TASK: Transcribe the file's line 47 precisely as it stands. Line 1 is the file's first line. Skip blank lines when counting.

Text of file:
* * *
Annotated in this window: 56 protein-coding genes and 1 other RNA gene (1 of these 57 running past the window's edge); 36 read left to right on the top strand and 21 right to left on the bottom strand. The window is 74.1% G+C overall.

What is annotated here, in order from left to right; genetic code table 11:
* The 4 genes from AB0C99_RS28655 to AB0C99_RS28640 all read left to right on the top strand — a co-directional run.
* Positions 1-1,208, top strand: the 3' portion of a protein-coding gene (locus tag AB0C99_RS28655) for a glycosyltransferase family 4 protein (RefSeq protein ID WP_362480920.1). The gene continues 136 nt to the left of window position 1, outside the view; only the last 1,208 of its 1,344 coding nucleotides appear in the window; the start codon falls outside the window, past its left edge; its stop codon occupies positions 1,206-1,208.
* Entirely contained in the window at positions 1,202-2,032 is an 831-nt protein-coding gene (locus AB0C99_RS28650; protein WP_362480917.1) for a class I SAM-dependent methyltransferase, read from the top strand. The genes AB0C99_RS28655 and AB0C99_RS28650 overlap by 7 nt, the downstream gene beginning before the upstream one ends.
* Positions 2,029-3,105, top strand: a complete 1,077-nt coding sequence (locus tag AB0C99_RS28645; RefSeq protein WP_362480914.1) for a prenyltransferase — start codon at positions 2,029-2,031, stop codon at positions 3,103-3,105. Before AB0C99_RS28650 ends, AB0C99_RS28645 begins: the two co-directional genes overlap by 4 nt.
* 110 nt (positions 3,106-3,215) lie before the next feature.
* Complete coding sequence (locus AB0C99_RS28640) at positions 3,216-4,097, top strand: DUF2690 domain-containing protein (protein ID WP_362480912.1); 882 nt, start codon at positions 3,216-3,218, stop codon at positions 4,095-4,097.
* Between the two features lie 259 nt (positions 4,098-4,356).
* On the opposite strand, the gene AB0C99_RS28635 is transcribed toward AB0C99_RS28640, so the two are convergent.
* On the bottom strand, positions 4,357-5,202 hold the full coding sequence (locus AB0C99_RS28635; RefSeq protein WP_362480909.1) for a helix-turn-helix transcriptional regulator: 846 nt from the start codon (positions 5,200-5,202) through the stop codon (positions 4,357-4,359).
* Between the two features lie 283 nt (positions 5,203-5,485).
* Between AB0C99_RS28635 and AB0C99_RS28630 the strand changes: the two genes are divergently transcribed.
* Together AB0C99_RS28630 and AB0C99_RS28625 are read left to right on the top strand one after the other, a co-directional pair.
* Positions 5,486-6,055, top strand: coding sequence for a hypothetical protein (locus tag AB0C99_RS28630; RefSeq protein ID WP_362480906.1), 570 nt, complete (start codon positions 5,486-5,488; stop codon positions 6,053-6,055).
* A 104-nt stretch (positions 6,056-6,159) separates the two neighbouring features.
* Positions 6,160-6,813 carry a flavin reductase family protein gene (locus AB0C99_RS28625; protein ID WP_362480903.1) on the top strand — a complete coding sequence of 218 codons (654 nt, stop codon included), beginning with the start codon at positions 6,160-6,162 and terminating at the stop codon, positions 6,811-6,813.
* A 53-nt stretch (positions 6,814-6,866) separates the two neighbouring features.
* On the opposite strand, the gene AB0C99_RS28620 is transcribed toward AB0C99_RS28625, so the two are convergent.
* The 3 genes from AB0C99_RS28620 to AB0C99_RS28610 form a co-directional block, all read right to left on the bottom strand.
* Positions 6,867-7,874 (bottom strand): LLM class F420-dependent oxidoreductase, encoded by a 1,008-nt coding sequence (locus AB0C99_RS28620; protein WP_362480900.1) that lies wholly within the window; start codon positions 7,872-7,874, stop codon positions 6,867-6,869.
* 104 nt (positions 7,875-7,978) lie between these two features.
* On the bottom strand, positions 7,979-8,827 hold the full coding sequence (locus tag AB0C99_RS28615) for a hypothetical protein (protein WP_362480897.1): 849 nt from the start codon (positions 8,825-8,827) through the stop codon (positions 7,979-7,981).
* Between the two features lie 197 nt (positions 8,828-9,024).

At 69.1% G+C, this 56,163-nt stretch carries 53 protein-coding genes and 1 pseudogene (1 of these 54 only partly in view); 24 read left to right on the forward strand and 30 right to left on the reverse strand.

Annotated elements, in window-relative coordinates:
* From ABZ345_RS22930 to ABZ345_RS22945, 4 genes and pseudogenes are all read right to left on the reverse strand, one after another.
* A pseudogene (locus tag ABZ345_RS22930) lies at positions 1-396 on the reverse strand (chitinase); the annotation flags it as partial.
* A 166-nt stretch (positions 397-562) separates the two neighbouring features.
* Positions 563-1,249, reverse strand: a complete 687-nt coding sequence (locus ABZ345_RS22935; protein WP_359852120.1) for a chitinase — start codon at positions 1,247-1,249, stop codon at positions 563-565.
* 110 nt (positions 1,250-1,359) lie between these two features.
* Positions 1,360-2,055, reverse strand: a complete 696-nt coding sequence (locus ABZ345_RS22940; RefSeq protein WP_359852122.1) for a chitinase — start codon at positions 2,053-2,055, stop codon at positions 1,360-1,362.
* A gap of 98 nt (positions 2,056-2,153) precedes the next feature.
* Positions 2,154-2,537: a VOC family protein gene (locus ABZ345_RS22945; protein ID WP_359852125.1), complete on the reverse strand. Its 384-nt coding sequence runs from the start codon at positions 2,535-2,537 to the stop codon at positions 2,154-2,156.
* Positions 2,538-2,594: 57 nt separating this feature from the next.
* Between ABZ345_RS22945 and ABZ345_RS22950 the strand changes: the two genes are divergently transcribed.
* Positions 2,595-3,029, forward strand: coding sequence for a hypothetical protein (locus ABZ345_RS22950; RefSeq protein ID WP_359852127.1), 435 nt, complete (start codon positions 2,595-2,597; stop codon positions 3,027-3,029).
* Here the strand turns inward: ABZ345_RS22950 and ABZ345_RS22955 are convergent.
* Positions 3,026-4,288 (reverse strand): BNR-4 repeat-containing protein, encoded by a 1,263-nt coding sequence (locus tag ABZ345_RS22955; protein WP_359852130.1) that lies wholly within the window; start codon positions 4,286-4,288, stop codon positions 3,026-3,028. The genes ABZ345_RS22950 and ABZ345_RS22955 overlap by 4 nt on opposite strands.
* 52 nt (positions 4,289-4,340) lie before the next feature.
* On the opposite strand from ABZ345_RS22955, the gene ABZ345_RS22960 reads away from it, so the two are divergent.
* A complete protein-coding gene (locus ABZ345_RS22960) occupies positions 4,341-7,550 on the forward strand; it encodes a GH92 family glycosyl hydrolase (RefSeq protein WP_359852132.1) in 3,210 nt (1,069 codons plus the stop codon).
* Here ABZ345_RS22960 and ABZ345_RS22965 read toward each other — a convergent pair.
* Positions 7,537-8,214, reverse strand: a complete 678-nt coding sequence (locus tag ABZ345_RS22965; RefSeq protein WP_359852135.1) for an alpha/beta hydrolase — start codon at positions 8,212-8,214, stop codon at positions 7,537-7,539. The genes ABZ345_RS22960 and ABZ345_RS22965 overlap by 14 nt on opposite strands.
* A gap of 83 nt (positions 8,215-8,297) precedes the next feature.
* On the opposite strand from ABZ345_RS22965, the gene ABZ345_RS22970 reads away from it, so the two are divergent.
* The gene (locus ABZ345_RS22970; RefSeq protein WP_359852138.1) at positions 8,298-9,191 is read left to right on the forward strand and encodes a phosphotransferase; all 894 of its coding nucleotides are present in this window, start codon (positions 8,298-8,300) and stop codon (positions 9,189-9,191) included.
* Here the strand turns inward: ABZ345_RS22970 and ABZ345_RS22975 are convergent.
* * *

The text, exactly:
* The gene (locus ABZ345_RS22970; RefSeq protein WP_359852138.1) at positions 8,298-9,191 is read left to right on the forward strand and encodes a phosphotransferase; all 894 of its coding nucleotides are present in this window, start codon (positions 8,298-8,300) and stop codon (positions 9,189-9,191) included.